She was the princess of the fairy tales longing to become a shepherdess. There she meant to stay, in the shade of her orange-trees, now and then fondling a memory of her old life, perhaps, but wishing eternally to enjoy that tranquillity, fiercely repelling Rafael, therefore, because he had tried to awaken her, as Siegfried rouses Brunhilde, braving the flames to reach her side.
No; friends, friends, nothing else! She wanted no more of love. She already knew what that was. Besides, he had come too late....
And Rafael tossed sleeplessly in his bed, rehearsing in the darkness the story he had been told. He felt dwarfed, annihilated, by the grandeur of the men who had preceded him in their adoration of that woman. A king, great artists, handsome and aristocratic paladins, Russian counts, potentates with vast wealth at their command! And he, a humble country boy, an obscure junior deputy, as submissive as a child to his mother’s despotic ways, forced to beg for the money for his personal expenses even—he was trying to succeed them!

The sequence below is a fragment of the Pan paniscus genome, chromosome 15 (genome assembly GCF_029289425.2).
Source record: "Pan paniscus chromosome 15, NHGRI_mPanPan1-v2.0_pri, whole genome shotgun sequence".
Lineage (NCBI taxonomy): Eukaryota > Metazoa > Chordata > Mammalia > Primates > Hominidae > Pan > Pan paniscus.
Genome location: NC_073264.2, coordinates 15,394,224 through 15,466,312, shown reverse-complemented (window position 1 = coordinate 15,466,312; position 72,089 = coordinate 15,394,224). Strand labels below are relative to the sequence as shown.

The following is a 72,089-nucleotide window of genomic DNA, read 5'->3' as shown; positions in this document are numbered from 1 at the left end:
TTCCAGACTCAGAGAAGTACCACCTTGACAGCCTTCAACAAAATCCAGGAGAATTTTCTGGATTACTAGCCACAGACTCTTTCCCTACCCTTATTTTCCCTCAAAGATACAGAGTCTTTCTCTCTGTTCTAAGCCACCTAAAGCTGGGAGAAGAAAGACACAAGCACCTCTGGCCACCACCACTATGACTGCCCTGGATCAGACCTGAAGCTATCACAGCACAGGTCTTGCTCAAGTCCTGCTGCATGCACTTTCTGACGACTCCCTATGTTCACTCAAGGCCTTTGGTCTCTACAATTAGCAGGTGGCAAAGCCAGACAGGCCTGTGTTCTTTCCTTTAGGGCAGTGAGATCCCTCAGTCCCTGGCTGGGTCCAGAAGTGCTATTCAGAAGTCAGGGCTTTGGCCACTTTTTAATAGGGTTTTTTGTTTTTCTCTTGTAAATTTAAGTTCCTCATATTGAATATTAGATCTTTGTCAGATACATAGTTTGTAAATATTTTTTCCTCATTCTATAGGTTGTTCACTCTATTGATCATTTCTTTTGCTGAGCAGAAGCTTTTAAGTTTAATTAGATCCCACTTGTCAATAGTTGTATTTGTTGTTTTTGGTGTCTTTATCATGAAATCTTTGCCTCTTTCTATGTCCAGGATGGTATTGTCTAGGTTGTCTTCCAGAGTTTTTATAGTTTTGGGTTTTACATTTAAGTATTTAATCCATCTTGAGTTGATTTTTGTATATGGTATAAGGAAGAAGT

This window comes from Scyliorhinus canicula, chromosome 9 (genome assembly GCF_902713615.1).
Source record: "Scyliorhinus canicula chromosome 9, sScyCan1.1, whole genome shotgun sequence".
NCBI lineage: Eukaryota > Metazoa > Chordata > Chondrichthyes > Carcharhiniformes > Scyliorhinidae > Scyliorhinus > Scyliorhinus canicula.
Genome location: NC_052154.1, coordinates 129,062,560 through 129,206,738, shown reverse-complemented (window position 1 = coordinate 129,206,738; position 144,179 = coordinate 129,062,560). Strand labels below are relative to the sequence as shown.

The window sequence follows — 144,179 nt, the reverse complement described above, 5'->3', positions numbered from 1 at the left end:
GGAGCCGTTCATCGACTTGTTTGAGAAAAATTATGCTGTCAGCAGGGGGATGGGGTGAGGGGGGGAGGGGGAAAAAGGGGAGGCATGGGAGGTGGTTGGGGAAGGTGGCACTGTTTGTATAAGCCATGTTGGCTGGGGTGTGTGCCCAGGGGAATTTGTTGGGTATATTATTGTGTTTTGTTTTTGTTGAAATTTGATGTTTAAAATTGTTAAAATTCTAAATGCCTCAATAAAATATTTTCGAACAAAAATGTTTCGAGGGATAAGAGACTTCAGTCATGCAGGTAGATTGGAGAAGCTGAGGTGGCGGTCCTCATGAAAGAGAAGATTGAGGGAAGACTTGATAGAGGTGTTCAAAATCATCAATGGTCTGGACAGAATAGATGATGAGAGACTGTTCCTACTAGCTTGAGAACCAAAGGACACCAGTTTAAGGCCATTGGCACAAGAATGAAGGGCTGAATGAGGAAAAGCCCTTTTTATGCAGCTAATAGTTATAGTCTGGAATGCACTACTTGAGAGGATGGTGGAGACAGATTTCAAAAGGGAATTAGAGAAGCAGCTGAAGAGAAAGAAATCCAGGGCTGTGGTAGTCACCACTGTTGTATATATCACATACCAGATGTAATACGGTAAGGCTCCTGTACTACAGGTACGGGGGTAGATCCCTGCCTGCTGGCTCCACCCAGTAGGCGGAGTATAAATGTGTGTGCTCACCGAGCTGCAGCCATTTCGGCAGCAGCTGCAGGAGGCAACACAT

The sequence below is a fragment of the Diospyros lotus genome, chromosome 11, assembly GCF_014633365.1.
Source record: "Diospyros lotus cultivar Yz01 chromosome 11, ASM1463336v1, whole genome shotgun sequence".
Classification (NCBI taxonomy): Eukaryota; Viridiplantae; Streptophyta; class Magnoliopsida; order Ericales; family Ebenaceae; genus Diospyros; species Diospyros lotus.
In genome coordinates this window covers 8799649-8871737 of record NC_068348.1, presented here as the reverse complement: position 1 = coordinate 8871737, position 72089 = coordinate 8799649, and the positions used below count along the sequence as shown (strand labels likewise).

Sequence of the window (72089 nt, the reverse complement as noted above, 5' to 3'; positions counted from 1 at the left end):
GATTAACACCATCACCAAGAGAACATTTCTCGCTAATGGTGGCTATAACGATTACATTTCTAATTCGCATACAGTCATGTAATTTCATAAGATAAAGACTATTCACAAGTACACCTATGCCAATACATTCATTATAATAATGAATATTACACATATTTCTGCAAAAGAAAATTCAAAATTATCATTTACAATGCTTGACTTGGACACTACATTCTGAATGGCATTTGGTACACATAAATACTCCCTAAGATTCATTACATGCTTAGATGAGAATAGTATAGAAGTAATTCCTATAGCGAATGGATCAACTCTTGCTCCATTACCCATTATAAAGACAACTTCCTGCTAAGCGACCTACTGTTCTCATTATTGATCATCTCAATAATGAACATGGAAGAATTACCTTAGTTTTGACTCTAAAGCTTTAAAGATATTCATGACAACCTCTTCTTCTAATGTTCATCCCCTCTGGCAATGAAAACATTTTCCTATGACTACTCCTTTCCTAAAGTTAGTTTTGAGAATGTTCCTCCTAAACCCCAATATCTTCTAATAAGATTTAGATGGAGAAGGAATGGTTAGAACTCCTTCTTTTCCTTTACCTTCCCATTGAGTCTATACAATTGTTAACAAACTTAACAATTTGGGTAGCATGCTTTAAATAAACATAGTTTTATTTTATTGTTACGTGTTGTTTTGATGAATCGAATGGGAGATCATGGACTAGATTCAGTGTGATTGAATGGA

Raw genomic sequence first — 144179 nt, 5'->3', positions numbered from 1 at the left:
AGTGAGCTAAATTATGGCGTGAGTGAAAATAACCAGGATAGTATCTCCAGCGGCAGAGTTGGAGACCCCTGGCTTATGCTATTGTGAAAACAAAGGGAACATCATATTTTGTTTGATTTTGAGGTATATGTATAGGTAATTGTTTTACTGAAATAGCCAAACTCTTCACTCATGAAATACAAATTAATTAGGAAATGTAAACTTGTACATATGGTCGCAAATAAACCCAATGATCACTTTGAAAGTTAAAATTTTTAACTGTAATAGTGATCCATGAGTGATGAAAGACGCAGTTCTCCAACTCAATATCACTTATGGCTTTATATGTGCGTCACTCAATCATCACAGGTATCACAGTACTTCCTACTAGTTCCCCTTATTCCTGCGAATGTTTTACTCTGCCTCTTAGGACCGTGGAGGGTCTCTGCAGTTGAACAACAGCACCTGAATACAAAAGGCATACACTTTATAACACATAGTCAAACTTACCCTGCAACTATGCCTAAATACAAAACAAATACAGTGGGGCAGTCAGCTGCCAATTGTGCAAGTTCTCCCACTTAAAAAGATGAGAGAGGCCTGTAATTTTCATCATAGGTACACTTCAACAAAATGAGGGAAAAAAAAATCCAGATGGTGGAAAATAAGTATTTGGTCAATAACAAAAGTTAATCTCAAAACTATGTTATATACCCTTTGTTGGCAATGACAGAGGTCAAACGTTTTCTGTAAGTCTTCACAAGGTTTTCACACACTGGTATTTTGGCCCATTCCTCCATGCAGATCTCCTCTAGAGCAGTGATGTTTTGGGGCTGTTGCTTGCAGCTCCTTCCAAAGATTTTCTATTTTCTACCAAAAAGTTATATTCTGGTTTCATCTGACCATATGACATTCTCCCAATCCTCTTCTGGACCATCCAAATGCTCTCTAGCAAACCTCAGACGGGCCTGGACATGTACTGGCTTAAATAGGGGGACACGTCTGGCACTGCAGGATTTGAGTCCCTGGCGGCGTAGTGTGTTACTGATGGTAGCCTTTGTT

He laughed with bitter irony at his own presumptuousness. Now he understood Leonora’s mocking tone, and the violence she had used in repulsing all boorish liberties he had tried to take. But despite the contempt he began to feel for himself, he lacked the strength to withdraw now. He had been caught up in the wake of seduction, the maelstrom of love that followed the actress everywhere, enslaving men, casting them, broken in spirit and in will, to earth, like so many slaves of Beauty.
“Good morning, Rafaelito ... we are seeing each other betimes today.... I am up so early not to miss the marketing. I remember that Wednesday was always a great event in my life, as a child. What a crowd!...”
And Leonora, with the great swarming cities far from her mind, was really impressed at the numbers of bustling people crowding the little square, called del Prado, where every Wednesday the “grand market” of the Alcira region was held.
Their sashes bulging with money bags, peasants were coming into town to buy supplies for the whole week out in the orange country. Orchard women were going from one stall to the next, as slender of body and as neatly dressed as the peasant girls of an opera ballet, their hair in senorita style, their skirts of bright batiste gathered up to hold their purchases and showing fine stockings and tight-fitting shoes underneath. Tanned faces and rough hands were the only signs to betray the rustic origin of the girls; because those were prosperous days for the orange growers of the District.